Spring signals the end of cold and flu season, but if you’re among the approximately 20 percent of Canadians who suffer from seasonal allergies, the sniffles and congestion can continue for months. If your seasonal allergies seem to be getting worse, it’s not your imagination—it’s climate change.
Warmer weather and higher carbon dioxide levels may help your garden grow, but they spur pollen production, too. Climate change also makes the weather more erratic, which in turn makes the pollen season less predictable. Research has also shown that air pollution can prompt an increase in pollen production and even make pollen more potent.
“What we’ve seen in the past 10 years is a lengthening of the pollen seasons and an increase in the intensity of the pollen in the air,” says Daniel Coates, director of marketing and business development at Aerobiology Research Laboratories, a company that monitors and forecasts pollen and spore levels across Canada. “Now we’re seeing seasons starting anywhere from a week to four weeks earlier and potentially lasting longer.”
Data from Aerobiology shows the extension of pollen seasons between 2006 and 2017: In Vancouver, the birch season was 140 days longer; in Winnipeg, the maple season added 30 days; and, in Saint John, N.B., the grass season grew by 24 days.
The weather can also delay the allergy season or cut it short, but that’s not necessarily a good thing either, as plants can make up for lost time by unloading more pollen, leading to heightened symptoms for allergy sufferers, including asthma attacks.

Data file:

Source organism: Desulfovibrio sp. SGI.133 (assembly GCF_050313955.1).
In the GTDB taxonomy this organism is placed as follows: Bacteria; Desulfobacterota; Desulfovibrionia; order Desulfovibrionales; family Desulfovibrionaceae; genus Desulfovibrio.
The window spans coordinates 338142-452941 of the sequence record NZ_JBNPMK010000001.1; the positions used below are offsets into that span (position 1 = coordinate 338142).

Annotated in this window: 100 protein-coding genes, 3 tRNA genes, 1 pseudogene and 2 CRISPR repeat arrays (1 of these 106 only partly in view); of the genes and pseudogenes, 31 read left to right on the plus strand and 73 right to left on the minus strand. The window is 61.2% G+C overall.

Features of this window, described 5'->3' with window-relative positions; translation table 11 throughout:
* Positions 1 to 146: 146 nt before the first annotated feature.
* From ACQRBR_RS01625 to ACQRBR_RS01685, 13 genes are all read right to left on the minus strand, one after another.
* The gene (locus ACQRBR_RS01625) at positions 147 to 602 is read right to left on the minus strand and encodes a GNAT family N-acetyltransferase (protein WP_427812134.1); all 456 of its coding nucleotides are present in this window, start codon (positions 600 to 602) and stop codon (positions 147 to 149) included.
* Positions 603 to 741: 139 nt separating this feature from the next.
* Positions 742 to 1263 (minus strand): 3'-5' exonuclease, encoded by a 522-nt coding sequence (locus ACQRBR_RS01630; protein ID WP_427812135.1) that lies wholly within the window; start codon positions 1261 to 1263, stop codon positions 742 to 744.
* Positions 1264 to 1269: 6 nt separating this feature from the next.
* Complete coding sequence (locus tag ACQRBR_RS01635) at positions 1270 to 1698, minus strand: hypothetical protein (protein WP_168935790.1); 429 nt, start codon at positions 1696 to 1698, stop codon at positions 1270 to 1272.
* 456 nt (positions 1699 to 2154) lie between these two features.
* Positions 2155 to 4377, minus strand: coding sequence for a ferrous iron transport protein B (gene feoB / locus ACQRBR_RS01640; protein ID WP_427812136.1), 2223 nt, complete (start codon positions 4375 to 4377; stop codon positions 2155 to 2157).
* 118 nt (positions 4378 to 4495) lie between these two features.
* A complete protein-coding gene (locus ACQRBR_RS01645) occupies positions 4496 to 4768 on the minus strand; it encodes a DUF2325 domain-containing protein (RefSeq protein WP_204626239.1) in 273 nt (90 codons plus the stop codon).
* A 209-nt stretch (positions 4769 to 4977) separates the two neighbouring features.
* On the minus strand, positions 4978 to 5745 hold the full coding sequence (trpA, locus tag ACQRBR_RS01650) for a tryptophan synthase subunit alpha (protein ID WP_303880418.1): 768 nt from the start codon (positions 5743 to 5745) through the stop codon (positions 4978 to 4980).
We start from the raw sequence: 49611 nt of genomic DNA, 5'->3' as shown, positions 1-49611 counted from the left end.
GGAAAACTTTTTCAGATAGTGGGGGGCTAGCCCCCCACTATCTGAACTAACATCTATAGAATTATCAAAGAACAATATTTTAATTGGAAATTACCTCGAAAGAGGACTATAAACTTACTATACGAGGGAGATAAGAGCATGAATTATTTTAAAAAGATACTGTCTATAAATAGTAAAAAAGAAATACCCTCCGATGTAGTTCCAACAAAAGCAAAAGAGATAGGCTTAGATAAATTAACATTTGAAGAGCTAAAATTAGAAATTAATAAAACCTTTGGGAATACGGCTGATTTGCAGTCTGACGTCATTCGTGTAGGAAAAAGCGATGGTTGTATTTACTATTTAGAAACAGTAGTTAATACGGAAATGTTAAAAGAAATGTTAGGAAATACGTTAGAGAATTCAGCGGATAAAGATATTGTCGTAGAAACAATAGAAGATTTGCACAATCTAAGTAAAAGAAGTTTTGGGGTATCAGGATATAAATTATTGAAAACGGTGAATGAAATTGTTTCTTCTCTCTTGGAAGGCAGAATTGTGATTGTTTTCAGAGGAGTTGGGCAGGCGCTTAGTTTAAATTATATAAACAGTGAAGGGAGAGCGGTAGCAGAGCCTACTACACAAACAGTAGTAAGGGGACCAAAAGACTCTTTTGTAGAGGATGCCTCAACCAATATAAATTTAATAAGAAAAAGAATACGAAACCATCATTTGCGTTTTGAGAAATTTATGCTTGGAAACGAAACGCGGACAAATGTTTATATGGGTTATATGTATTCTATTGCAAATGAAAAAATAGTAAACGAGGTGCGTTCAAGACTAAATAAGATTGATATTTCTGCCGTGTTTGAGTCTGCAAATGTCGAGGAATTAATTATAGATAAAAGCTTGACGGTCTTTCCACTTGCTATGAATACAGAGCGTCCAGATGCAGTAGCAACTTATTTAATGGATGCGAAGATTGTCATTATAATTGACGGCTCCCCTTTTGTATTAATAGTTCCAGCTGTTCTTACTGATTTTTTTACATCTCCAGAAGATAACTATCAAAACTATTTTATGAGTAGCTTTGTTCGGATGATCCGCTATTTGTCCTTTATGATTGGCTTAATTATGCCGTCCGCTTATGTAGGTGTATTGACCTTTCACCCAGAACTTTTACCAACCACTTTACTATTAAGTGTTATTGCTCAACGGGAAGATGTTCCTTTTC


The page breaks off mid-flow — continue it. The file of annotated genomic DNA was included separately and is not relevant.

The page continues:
“As the concentration of pollen gets higher, the types of symptoms people have may change from nasal congestion and watery eyes to asthma-like symptoms—wheezing, coughing and shortness of breath,” says Harold Kim, an allergist in Kitchener, Ont., and president of the Canadian Society of Allergy and Clinical Immunology.
And just like ticks and mosquitoes, different plants are propagating in new regions of the country, exposing people to allergens they haven’t previously experienced. Ragweed, for instance, was typically only seen in the eastern part of Canada but is now showing up in Saskatchewan and Alberta.
How to protect yourself: Find out just what you’re allergic to by getting tested and figuring out when those allergens are in the air. The Aerobiology Allergy Sufferers app provides personalized pollen forecasts up to three days in advance so you can plan when to have a picnic and when to stay inside. Keeping your windows shut and showering after being outside also helps. A HEPA air filter may decrease the allergens in your home, but Kim says there’s no proof your symptoms will improve.